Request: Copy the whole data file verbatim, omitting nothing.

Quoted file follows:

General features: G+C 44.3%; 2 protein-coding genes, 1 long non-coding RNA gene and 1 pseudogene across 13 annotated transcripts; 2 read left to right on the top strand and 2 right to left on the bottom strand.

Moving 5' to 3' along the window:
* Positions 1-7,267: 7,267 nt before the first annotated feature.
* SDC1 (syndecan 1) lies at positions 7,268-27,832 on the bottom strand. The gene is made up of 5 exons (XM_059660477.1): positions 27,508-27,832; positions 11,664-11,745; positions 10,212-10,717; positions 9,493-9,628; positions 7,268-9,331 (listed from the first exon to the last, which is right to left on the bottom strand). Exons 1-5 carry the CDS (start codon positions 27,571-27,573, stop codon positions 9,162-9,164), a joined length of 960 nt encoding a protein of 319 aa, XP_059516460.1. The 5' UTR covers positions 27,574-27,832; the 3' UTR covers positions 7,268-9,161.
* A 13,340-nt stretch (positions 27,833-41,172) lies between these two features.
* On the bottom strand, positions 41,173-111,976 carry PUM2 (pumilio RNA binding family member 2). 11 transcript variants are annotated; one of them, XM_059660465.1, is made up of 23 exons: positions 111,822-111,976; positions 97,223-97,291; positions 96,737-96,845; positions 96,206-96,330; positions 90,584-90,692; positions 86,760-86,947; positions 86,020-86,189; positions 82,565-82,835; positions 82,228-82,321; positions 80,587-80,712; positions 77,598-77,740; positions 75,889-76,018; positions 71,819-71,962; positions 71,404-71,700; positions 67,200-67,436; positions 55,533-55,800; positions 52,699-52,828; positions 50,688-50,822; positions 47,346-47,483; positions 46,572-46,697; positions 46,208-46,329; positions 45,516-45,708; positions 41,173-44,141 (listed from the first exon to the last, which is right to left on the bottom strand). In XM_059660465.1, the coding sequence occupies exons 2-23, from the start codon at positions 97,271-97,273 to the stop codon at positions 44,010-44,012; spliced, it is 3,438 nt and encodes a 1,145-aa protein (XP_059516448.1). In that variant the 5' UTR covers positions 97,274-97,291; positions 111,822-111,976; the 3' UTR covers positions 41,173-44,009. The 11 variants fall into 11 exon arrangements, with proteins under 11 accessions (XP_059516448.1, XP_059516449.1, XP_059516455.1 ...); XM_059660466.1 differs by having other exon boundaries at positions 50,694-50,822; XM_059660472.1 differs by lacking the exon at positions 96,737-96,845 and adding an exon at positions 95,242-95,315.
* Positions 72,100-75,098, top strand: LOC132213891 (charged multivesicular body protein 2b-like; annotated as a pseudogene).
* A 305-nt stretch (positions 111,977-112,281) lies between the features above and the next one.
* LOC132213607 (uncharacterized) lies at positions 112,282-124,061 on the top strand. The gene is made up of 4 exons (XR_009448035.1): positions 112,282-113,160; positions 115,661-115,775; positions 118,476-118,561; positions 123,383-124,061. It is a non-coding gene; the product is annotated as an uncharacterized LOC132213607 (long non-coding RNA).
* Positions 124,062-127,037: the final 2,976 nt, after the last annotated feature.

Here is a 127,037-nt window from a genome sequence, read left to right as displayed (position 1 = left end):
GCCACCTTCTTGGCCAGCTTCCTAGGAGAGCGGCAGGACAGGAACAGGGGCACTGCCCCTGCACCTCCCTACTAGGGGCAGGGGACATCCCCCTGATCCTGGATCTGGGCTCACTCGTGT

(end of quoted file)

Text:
General features: G+C 44.3%; 2 protein-coding genes, 1 long non-coding RNA gene and 1 pseudogene across 13 annotated transcripts; 2 read left to right on the top strand and 2 right to left on the bottom strand.

Moving 5' to 3' along the window:
* Positions 1-7,267: 7,267 nt before the first annotated feature.
* SDC1 (syndecan 1) lies at positions 7,268-27,832 on the bottom strand. The gene is made up of 5 exons (XM_059660477.1): positions 27,508-27,832; positions 11,664-11,745; positions 10,212-10,717; positions 9,493-9,628; positions 7,268-9,331 (listed from the first exon to the last, which is right to left on the bottom strand). Exons 1-5 carry the CDS (start codon positions 27,571-27,573, stop codon positions 9,162-9,164), a joined length of 960 nt encoding a protein of 319 aa, XP_059516460.1. The 5' UTR covers positions 27,574-27,832; the 3' UTR covers positions 7,268-9,161.
* A 13,340-nt stretch (positions 27,833-41,172) lies between these two features.
* On the bottom strand, positions 41,173-111,976 carry PUM2 (pumilio RNA binding family member 2). 11 transcript variants are annotated; one of them, XM_059660465.1, is made up of 23 exons: positions 111,822-111,976; positions 97,223-97,291; positions 96,737-96,845; positions 96,206-96,330; positions 90,584-90,692; positions 86,760-86,947; positions 86,020-86,189; positions 82,565-82,835; positions 82,228-82,321; positions 80,587-80,712; positions 77,598-77,740; positions 75,889-76,018; positions 71,819-71,962; positions 71,404-71,700; positions 67,200-67,436; positions 55,533-55,800; positions 52,699-52,828; positions 50,688-50,822; positions 47,346-47,483; positions 46,572-46,697; positions 46,208-46,329; positions 45,516-45,708; positions 41,173-44,141 (listed from the first exon to the last, which is right to left on the bottom strand). In XM_059660465.1, the coding sequence occupies exons 2-23, from the start codon at positions 97,271-97,273 to the stop codon at positions 44,010-44,012; spliced, it is 3,438 nt and encodes a 1,145-aa protein (XP_059516448.1). In that variant the 5' UTR covers positions 97,274-97,291; positions 111,822-111,976; the 3' UTR covers positions 41,173-44,009. The 11 variants fall into 11 exon arrangements, with proteins under 11 accessions (XP_059516448.1, XP_059516449.1, XP_059516455.1 ...); XM_059660466.1 differs by having other exon boundaries at positions 50,694-50,822; XM_059660472.1 differs by lacking the exon at positions 96,737-96,845 and adding an exon at positions 95,242-95,315.
* Positions 72,100-75,098, top strand: LOC132213891 (charged multivesicular body protein 2b-like; annotated as a pseudogene).
* A 305-nt stretch (positions 111,977-112,281) lies between the features above and the next one.
* LOC132213607 (uncharacterized) lies at positions 112,282-124,061 on the top strand. The gene is made up of 4 exons (XR_009448035.1): positions 112,282-113,160; positions 115,661-115,775; positions 118,476-118,561; positions 123,383-124,061. It is a non-coding gene; the product is annotated as an uncharacterized LOC132213607 (long non-coding RNA).
* Positions 124,062-127,037: the final 2,976 nt, after the last annotated feature.

Here is a 127,037-nt window from a genome sequence, read left to right as displayed (position 1 = left end):
GCCACCTTCTTGGCCAGCTTCCTAGGAGAGCGGCAGGACAGGAACAGGGGCACTGCCCCTGCACCTCCCTACTAGGGGCAGGGGACATCCCCCTGATCCTGGATCTGGGCTCACTCGTGT